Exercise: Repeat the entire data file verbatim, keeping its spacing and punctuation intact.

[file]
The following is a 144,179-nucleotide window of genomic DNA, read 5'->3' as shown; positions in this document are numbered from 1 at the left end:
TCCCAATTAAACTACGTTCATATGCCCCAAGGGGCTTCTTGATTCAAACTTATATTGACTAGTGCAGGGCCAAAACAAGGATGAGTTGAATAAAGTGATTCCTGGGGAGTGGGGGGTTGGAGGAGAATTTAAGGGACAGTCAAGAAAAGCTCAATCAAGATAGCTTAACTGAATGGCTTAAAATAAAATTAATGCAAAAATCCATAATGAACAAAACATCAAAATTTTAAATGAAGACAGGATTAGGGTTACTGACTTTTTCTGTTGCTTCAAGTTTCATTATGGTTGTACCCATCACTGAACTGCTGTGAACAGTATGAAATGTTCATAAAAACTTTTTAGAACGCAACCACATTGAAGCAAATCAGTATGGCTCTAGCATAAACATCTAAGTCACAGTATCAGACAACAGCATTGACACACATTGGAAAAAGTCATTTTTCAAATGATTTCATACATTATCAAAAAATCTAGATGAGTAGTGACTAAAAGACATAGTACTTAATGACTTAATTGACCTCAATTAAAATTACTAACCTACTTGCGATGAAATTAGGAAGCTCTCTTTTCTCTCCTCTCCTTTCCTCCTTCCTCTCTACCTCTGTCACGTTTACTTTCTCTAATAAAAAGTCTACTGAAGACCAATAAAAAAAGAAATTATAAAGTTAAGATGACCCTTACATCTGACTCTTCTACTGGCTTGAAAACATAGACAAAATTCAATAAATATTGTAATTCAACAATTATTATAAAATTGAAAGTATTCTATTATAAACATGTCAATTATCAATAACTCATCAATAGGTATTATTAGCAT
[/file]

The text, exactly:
The following is a 144,179-nucleotide window of genomic DNA, read 5'->3' as shown; positions in this document are numbered from 1 at the left end:
TCCCAATTAAACTACGTTCATATGCCCCAAGGGGCTTCTTGATTCAAACTTATATTGACTAGTGCAGGGCCAAAACAAGGATGAGTTGAATAAAGTGATTCCTGGGGAGTGGGGGGTTGGAGGAGAATTTAAGGGACAGTCAAGAAAAGCTCAATCAAGATAGCTTAACTGAATGGCTTAAAATAAAATTAATGCAAAAATCCATAATGAACAAAACATCAAAATTTTAAATGAAGACAGGATTAGGGTTACTGACTTTTTCTGTTGCTTCAAGTTTCATTATGGTTGTACCCATCACTGAACTGCTGTGAACAGTATGAAATGTTCATAAAAACTTTTTAGAACGCAACCACATTGAAGCAAATCAGTATGGCTCTAGCATAAACATCTAAGTCACAGTATCAGACAACAGCATTGACACACATTGGAAAAAGTCATTTTTCAAATGATTTCATACATTATCAAAAAATCTAGATGAGTAGTGACTAAAAGACATAGTACTTAATGACTTAATTGACCTCAATTAAAATTACTAACCTACTTGCGATGAAATTAGGAAGCTCTCTTTTCTCTCCTCTCCTTTCCTCCTTCCTCTCTACCTCTGTCACGTTTACTTTCTCTAATAAAAAGTCTACTGAAGACCAATAAAAAAAGAAATTATAAAGTTAAGATGACCCTTACATCTGACTCTTCTACTGGCTTGAAAACATAGACAAAATTCAATAAATATTGTAATTCAACAATTATTATAAAATTGAAAGTATTCTATTATAAACATGTCAATTATCAATAACTCATCAATAGGTATTATTAGCAT